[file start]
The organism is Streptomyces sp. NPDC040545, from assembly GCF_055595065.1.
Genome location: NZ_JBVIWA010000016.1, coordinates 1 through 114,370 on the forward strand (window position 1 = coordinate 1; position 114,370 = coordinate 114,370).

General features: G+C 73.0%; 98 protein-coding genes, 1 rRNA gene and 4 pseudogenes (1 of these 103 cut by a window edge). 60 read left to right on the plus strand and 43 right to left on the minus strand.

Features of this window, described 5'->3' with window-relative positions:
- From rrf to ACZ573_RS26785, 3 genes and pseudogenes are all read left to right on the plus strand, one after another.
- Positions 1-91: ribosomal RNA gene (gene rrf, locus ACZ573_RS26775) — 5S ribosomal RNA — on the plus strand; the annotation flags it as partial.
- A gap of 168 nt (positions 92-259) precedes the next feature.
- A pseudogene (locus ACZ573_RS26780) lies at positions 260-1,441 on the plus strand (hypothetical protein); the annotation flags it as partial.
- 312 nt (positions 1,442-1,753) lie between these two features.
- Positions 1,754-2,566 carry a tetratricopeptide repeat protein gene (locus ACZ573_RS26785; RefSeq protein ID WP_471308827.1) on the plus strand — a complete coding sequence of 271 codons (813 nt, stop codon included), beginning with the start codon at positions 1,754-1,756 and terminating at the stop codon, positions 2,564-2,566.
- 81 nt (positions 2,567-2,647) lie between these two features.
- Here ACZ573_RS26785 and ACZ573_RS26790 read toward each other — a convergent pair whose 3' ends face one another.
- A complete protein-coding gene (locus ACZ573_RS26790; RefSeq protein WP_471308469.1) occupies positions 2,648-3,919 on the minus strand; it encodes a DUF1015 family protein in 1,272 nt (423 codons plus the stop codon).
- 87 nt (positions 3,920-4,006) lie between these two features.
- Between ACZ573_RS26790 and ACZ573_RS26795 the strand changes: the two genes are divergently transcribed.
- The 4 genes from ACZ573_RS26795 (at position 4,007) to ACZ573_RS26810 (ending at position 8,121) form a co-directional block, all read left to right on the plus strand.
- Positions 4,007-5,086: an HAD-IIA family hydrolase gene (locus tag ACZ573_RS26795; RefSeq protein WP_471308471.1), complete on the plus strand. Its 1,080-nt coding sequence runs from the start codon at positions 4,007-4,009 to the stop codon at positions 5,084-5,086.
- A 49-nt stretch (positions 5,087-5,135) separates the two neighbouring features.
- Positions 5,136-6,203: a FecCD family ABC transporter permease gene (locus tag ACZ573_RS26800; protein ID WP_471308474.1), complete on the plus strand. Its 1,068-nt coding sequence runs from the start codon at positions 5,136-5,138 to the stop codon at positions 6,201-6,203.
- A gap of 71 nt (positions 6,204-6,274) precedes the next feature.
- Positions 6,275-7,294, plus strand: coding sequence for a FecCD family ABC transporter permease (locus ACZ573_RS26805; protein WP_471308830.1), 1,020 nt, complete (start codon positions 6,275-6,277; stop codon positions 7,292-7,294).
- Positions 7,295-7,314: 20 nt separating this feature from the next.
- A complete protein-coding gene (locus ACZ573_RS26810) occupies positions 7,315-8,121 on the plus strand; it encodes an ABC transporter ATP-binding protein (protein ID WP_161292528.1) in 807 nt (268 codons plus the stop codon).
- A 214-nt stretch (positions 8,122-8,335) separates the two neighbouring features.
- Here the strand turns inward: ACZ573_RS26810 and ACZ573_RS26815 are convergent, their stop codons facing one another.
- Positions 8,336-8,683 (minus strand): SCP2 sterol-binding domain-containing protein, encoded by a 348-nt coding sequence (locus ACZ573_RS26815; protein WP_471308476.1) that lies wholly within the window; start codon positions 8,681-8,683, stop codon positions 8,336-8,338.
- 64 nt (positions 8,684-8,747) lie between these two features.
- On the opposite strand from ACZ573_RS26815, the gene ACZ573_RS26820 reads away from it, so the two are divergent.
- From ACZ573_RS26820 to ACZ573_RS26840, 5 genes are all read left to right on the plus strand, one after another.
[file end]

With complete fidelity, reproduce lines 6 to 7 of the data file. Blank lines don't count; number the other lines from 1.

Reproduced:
- Positions 1-91: ribosomal RNA gene (gene rrf, locus ACZ573_RS26775) — 5S ribosomal RNA — on the plus strand; the annotation flags it as partial.
- A gap of 168 nt (positions 92-259) precedes the next feature.